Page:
DOJ charges four Louisville police officers in the 2020 shooting death of Breonna Taylor

Attorney General Merrick Garland announced charges on Thursday against four former and current Louisville Metro police officers with federal crimes related to the 2020 fatal shooting of Kentucky resident Breonna Taylor.

The alleged crimes include “civil rights offenses, unlawful conspiracies, unconstitutional use of force, and obstruction offenses,” Garland stated in a press conference.

(Video: YouTube)

“The four defendants were charged through two separate indictments and one information,” he continued.

According to Garland, the civil rights offenses stem from the falsification of a search warrant.

“We allege that these offenses resulted in Miss Taylor’s death,” Garland stated.

According to the AG, Taylor’s Fourth Amendment rights were violated when Officers Kelly Goodlett and Joshua Jaynes allegedly falsified information on a search warrant both before and after her death in March 2020. Additionally, said Garland, the duo met in a garage following Taylor’s death and conspired to “mislead federal, state, and local authorities” who were investigating the incident in an effort to cover up the circumstances that led to Taylor’s death.

As BizPac Review reported at the time, Breonna Taylor was shot and killed after police served a late night, no-knock warrant and startled Taylor’s boyfriend, who reached for his weapon.  The boyfriend fired, hitting one of the police officers in the leg. Officers returned fire, and in the chaos that followed, Breonna Taylor was shot and killed.

One former officer, Brett Hankison, was charged in 2020 with three counts of wanton endangerment for firing his weapon into Taylor’s apartment. In March, he was acquitted of those charges.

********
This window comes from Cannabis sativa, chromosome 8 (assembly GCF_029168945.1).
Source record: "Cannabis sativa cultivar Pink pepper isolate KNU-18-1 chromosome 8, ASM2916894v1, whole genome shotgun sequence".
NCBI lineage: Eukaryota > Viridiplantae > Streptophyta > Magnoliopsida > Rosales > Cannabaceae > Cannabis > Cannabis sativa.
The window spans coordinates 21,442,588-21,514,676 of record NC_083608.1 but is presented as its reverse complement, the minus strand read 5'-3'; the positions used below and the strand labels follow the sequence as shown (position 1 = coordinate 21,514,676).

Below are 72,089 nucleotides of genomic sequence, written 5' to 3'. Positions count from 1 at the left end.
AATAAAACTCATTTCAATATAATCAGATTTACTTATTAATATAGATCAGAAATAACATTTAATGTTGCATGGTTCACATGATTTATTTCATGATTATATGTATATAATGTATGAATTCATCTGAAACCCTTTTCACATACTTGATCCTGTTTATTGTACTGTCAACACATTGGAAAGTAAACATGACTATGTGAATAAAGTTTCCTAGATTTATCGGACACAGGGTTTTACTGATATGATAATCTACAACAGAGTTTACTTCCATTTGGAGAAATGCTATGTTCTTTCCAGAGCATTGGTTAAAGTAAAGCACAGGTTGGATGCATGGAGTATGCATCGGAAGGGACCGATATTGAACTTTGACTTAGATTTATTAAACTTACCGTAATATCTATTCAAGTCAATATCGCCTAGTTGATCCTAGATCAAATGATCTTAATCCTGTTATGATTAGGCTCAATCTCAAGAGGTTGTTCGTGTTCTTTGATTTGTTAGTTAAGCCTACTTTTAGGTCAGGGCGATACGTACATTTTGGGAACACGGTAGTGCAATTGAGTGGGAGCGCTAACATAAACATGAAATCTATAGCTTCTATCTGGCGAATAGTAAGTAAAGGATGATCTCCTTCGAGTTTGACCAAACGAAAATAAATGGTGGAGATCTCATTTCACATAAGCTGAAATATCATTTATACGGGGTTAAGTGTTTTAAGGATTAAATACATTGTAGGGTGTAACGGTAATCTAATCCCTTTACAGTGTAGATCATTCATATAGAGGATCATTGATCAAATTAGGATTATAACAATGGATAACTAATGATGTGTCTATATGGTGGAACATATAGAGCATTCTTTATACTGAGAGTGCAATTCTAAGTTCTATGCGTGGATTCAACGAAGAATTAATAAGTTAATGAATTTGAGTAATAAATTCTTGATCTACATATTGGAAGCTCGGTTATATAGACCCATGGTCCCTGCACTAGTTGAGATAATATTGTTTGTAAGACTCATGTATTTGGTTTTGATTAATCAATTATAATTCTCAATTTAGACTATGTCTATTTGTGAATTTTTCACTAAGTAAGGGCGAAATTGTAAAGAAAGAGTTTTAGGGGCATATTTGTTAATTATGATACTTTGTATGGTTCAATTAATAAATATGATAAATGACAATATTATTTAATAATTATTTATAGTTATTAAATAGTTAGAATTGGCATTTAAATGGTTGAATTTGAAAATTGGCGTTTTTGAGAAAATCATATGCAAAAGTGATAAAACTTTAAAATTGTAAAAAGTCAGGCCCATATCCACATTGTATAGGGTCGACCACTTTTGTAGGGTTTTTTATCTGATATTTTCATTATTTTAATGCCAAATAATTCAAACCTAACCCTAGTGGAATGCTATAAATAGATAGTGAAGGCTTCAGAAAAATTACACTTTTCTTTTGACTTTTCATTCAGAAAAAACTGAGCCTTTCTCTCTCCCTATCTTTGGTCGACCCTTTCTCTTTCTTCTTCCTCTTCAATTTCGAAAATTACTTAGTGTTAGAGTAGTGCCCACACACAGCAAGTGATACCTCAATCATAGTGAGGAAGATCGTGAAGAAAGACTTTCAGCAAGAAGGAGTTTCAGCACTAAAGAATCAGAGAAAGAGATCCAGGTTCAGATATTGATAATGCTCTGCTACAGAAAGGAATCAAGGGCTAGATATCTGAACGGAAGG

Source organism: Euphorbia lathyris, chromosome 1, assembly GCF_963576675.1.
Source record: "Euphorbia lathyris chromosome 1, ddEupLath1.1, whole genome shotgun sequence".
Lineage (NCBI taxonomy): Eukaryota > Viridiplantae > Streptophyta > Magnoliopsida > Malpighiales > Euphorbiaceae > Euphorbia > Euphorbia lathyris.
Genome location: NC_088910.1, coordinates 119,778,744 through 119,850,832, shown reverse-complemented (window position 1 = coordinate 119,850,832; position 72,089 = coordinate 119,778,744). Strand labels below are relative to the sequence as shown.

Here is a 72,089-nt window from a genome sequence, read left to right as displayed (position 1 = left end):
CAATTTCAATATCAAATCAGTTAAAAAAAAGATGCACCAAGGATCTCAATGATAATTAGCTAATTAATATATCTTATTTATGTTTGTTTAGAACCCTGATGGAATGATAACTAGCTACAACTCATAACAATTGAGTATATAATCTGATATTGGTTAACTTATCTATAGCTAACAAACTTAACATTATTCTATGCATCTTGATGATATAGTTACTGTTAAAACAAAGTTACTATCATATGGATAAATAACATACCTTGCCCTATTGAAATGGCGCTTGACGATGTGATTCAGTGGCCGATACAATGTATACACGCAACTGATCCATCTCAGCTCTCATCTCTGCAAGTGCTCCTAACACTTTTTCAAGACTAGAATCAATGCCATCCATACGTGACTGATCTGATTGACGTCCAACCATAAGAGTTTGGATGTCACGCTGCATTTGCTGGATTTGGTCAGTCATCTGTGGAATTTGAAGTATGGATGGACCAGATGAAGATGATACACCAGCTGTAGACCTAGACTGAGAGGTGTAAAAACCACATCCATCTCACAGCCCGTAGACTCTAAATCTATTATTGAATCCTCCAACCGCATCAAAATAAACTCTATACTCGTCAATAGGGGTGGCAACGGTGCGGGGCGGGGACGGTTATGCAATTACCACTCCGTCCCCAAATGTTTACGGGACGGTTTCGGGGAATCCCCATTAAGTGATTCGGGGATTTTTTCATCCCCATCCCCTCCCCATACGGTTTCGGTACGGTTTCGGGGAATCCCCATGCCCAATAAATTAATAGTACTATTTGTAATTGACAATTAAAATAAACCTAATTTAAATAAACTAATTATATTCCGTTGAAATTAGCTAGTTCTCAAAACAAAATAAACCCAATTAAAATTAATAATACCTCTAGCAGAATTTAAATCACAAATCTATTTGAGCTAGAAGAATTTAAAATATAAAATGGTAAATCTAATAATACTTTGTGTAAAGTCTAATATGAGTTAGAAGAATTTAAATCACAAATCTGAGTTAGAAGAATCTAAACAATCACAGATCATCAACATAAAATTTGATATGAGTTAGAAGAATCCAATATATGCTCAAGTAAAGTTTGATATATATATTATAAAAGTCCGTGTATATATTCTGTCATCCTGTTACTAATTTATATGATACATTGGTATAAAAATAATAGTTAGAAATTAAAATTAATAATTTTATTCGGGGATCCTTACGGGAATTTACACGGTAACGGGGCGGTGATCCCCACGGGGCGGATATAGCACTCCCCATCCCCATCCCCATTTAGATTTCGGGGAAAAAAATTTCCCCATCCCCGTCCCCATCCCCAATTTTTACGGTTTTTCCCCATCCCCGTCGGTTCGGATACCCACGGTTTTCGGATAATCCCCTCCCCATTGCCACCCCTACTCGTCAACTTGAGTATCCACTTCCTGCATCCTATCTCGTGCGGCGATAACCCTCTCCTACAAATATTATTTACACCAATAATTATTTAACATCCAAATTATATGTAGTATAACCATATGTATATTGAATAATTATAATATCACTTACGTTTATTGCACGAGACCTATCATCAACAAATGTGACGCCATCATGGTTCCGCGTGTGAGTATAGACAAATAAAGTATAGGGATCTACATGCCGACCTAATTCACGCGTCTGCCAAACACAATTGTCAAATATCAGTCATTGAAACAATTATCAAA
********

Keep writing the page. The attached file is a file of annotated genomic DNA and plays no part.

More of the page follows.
And on Thursday, Officer Hankison was again indicted, this time on two counts of deprivation of rights under color of law. According to the DOJ, Hankison allegedly used unconstitutional force when he fired 10 shots through Taylor’s patio door on the night of the raid.

“Defendant Hankison… willfully used unconstitutionally excessive force while acting in his official capacity as an officer,” Garland alleged.

Also facing charges is Sgt. Kyle Meany.

“We share, but we can not fully imagine, the grief felt by Breonna Taylor’s loved ones and all of those affected by the events of March 13, 2020,” Garland stated at the press conference. “Breonna Taylor should be alive today.”

“The Justice Department is committed to defending and protecting the civil rights of every person in this country,” he continued. “That was this department’s founding purpose at it remains our urgent mission.”

Also present at the news conference was Assistant Attorney General Kristen Clarke, whom Garland thanked for her efforts in investigating this case.

“Breonna Taylor should have awakened in her home as usual on the morning of March 13, 2020,” she said. “Tragically, she did not.”

Reaction to the fresh indictments 2 1/2 years after the incident are celebratory, at least on the left.

The National Association for the Advancement of Colored People [NAACP] called the charges “long over due.”

“A life stolen can never be atoned for with thoughts and prayers,” the organization tweeted. “Law enforcement or not, Justice MUST have its day. And in the tragic case of #BreonnaTaylor it is long over due.”

“A Badge Will Never Be A Shield for Accountability!” the group added.

Others, however, see Garland’s late charges as purely political:


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Melissa Fine


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